There is absolutely no way of either proving or disproving God’s existence. Every ‘proof’ of God’s existence has a contradiction, as does every denial. Denials however seem more logical than any positive proofs, to me at least, as the proofs usually seem to assume that God exists. And there is nothing far short of God Himself appearing that could make a rational non-believer accept that there is a God, and that He watches over everyone and everything, has supreme intelligence, and cares about the plight, struggles, and minute details of human life.

But if a supreme and perfect being exists, and He watches and has control over everything happening on the planet, and if humankind is the pinnacle of His creation, why are there plagues, drought, famine, disease, death, homelessness, and the rest of the never-ending list of the plight of man? It ’s horrible. God would have to be overwhelmingly incompetent to allow that to happen on His watch, and therefore nowhere near perfect, supreme or any of the qualities that defines the Judeo-Christian God. Definitely not worth worshipping at any rate, if He exists...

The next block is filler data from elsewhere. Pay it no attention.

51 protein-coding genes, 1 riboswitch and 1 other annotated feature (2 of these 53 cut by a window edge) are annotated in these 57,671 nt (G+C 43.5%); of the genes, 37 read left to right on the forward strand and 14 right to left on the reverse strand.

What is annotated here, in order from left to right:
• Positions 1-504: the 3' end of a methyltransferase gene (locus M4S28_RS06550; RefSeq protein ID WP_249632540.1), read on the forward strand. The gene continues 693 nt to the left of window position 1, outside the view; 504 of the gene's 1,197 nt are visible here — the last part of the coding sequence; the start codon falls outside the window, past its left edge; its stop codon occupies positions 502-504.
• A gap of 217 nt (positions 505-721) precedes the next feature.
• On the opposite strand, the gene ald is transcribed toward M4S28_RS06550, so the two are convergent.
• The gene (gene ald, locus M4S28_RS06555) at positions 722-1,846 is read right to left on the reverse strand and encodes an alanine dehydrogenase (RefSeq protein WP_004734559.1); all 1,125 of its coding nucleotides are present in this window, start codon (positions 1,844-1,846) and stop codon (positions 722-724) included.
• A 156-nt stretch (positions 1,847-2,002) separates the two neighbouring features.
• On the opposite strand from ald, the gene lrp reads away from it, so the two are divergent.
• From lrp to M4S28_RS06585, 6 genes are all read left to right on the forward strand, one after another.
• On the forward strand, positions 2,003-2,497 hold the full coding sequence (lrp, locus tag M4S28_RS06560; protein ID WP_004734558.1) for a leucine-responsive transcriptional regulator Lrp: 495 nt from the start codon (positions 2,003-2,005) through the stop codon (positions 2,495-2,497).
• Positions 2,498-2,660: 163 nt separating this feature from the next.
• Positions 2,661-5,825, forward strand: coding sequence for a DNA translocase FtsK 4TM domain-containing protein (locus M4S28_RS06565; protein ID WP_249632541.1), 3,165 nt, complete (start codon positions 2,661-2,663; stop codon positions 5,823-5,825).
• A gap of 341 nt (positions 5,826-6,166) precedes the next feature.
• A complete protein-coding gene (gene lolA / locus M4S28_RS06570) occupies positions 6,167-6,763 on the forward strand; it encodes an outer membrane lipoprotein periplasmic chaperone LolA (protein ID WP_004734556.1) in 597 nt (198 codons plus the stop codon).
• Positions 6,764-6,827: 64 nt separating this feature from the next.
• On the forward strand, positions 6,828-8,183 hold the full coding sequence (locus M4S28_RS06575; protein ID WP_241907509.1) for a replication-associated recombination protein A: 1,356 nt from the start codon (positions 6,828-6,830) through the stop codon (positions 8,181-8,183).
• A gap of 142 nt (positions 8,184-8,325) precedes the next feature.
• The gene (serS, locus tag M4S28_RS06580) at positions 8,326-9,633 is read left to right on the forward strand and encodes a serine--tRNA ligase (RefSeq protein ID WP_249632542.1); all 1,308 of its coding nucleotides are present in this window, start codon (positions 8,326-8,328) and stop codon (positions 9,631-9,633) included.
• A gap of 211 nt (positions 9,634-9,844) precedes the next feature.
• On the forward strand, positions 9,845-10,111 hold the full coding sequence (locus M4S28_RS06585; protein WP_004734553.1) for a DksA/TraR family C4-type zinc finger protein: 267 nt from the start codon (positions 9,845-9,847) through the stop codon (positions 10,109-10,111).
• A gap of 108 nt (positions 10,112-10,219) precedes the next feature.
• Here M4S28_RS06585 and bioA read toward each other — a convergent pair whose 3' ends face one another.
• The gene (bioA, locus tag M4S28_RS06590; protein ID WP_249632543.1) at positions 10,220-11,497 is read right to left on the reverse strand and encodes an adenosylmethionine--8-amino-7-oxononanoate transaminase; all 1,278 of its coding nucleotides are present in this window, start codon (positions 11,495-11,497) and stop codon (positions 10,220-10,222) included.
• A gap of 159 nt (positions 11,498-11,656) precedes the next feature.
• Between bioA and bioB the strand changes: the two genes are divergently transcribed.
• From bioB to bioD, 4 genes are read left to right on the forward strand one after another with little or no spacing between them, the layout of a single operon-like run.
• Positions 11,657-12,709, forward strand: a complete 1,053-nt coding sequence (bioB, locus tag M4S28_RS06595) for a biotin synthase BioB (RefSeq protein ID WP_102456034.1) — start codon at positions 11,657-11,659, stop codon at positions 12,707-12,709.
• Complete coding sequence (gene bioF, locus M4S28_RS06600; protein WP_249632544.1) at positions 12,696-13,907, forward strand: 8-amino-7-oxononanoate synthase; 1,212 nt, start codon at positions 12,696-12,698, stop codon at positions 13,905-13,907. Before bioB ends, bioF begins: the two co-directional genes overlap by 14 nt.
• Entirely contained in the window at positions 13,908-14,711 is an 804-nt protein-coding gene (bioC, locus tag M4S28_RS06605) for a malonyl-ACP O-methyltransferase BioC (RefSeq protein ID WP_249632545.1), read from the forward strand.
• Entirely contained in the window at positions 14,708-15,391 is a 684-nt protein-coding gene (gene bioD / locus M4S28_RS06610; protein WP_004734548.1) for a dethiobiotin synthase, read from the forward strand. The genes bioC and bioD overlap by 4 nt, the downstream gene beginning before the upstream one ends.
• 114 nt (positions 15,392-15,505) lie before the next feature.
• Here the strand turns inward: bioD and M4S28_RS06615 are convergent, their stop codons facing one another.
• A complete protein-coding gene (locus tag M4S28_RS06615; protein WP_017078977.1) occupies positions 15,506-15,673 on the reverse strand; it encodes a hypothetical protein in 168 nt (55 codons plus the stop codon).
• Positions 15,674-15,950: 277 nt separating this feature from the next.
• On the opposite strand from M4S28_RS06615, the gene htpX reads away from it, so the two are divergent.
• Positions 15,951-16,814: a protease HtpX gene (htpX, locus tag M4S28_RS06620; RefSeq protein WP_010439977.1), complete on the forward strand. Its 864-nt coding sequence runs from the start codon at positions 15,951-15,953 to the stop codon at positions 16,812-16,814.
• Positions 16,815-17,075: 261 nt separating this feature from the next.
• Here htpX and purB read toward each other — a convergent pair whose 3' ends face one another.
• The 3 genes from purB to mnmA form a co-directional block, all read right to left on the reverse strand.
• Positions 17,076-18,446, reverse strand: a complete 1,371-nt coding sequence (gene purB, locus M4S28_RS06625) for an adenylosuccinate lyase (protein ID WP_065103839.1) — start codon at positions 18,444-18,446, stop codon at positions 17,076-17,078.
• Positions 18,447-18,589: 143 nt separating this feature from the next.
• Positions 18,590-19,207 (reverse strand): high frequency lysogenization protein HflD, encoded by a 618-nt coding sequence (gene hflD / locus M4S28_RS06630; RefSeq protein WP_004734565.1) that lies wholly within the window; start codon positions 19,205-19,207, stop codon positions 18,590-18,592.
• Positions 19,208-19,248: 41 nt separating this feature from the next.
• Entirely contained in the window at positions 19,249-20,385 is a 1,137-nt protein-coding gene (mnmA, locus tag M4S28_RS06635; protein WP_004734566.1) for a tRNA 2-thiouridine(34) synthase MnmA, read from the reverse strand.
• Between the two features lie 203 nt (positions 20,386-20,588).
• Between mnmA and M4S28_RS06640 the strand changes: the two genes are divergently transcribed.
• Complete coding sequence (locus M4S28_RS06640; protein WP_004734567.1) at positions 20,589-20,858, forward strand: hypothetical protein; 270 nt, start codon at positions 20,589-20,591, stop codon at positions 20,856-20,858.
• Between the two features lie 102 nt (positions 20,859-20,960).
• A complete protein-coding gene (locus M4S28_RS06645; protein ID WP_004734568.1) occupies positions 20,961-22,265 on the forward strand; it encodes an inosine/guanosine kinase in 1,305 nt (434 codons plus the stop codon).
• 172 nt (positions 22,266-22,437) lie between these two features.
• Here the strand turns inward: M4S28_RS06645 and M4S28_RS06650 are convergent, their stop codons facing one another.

Robert McDonald, Midlothian, Scotland

While I can question whether matter exists other than as a product of mind, I never question whether mind exists. Nor has a convincing explanation ever been put forward as to how (supposedly) unconscious matter could (supposedly) cause consciousness. So a pre-existing consciousness is a plausible explanation of our own consciousness. Hence God exists.

What’s God like? Perhaps we can get clues by examining our own minds. All minds have purposes. However, while most minds simply seek some stimuli and avoid others, adult humans make moral judgements (among other things), and believe we should behave in moral ways (however often we fail). It seems likely that any evolved species with a comparable or superior level of intelligence would be motivated by moral judgements, because such species would be both rational and social.